Collection Due Process Hearings to Challenge Tax Debts
If you owe back taxes to the IRS, the agency may try to collect the debt by garnishing your wages, levying from your bank account, or placing a lien on your property. As long as you act within the required deadline, you can challenge the amount of tax that you owe to the IRS by filing a request for a Collection Due Process hearing. This will pause collection activities until the hearing, which will be conducted by an impartial officer. You must make your request within 30 days after receiving IRS Letter 3172 or IRS Letter 1058. While IRS Letter 3172 notifies a taxpayer that the IRS plans to put a lien on their property, IRS Letter 1058 notifies a taxpayer that it plans to impose a levy on their bank account. If you do not meet the 30-day requirement, you will automatically waive your right to a hearing. You still can ask for an Equivalency Hearing, but the IRS can continue trying to collect the debt before that hearing.
The process of filing a request for a hearing involves submitting Form 12153. You will need to explain on this form why the IRS should not place a lien on your property or levy from your bank account. Since the IRS will reject a form that is not accurately or thoroughly completed, you should make sure to fill out the form carefully. You should send it to the address on the Letter 3172 or Letter 1058 that you received, after contacting that department of the IRS to ask whether you should address the form to any specific individual.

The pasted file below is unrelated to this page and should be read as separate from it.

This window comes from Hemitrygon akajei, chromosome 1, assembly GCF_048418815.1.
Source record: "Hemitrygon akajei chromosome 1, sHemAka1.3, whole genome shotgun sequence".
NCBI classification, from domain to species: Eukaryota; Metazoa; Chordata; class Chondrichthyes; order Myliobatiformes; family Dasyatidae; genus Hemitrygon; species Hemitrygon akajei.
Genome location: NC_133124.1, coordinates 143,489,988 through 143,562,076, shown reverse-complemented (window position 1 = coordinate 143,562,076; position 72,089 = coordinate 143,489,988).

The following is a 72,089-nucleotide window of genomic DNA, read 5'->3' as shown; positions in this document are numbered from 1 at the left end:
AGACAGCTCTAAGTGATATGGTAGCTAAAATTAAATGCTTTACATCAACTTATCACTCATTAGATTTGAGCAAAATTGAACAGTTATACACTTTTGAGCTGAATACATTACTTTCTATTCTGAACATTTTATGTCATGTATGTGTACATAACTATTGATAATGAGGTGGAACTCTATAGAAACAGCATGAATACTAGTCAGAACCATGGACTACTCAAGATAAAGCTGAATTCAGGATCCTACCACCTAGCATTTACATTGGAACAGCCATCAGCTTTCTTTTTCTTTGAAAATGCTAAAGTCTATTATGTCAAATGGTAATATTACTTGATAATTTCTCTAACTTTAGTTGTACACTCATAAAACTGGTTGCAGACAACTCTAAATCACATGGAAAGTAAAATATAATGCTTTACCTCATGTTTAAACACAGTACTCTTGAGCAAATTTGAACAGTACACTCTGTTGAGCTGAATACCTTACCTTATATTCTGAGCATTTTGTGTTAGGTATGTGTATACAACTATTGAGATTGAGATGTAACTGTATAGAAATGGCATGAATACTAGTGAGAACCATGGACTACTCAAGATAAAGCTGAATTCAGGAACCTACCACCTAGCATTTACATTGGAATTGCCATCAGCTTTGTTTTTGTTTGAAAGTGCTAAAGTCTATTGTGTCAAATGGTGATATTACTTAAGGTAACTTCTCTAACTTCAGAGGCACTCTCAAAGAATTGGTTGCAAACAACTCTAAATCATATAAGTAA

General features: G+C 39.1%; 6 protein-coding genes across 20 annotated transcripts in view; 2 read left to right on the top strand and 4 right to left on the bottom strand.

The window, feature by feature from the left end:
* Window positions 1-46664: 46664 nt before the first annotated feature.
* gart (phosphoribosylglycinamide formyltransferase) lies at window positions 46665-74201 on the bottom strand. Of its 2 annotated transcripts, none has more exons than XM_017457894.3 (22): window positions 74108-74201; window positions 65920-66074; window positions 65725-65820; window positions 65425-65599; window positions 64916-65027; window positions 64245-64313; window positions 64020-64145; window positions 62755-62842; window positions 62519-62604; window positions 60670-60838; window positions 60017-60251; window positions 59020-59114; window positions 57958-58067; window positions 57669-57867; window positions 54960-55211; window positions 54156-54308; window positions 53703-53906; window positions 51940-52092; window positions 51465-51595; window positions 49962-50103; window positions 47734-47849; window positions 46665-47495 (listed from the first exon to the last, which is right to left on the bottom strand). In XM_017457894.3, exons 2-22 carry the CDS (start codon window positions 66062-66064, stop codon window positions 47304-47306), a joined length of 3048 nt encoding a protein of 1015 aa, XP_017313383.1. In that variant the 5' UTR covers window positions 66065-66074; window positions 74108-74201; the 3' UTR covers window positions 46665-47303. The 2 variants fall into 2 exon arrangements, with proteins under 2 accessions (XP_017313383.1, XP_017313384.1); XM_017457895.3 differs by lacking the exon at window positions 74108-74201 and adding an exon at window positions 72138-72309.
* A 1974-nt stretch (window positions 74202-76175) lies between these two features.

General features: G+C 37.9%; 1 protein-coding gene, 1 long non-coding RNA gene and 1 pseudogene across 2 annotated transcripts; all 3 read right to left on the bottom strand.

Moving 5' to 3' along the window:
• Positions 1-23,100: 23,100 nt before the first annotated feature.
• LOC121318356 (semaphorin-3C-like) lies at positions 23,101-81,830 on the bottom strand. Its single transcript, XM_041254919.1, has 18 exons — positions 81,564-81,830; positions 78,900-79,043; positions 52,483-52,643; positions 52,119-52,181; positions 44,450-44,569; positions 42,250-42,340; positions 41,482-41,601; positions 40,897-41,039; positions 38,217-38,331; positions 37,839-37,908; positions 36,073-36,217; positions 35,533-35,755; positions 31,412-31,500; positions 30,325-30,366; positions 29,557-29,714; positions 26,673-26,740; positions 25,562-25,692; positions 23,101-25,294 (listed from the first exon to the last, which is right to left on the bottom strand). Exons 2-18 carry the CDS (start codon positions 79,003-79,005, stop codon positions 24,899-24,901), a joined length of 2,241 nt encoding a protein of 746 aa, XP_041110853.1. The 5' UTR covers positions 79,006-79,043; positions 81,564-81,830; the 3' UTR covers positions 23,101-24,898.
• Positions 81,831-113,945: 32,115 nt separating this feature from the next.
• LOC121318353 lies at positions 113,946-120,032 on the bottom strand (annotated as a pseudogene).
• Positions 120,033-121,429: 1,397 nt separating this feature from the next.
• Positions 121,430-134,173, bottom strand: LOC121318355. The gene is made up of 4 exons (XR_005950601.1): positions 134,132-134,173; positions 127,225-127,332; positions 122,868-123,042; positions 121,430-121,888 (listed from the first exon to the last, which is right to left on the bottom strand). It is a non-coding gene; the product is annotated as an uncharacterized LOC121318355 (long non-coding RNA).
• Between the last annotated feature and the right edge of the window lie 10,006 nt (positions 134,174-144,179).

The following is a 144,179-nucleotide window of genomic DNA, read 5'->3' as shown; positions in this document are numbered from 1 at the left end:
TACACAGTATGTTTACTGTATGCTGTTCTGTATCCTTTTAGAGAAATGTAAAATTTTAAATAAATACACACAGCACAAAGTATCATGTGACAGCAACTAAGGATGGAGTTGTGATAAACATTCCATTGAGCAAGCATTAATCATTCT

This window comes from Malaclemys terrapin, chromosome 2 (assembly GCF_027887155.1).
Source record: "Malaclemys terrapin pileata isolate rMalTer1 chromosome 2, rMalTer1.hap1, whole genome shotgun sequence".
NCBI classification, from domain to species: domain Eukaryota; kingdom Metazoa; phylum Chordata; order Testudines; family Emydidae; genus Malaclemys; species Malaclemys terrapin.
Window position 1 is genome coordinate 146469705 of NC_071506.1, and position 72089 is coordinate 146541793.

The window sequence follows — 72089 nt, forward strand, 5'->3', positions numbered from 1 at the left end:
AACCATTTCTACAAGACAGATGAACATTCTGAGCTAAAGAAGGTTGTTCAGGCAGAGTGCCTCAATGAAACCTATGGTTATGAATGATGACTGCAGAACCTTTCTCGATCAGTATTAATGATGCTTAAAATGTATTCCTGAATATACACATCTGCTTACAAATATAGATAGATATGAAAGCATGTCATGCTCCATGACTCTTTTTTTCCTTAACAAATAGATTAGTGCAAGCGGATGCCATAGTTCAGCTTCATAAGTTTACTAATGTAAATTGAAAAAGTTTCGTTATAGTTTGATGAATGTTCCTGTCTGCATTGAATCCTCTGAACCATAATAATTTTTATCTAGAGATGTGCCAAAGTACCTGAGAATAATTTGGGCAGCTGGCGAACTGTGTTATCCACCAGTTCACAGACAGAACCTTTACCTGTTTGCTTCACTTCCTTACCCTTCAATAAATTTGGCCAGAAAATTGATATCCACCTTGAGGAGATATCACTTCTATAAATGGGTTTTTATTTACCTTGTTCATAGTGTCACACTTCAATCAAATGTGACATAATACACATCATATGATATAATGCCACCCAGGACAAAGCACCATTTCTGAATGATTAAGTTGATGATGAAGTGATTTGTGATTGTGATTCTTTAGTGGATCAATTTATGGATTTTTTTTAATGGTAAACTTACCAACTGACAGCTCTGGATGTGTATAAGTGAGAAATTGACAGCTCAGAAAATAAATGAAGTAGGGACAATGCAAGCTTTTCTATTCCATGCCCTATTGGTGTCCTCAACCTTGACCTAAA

Notices of Federal Tax Lien
If the IRS places a lien on your home for unpaid taxes, you may not be able to sell the home while the lien remains on it, and you may not be able to refinance your home. However, the IRS will not be able to force you to sell your home in most cases. The lien allows the IRS to collect the tax debt from funds received when the home is sold or goes through foreclosure.
Notices of Intent to Levy
This notice means that the IRS is planning to immediately take money out of your bank account. It can take as much money as needed to satisfy the debt, which can be disastrous for your financial wellbeing. Even if you know that you owe some tax debt, you should promptly seek a Collection Due Process Hearing if you disagree with the amount of debt that the IRS is claiming.
If the levy is imposed, you can try to have it removed within the next 21 days. Sometimes the IRS takes too much money out of a taxpayer’s account, in which case they can ask for a refund. The IRS will not automatically identify this mistake and issue a refund. You should prepare for a protracted, contentious series of interactions if you are asking for a refund.
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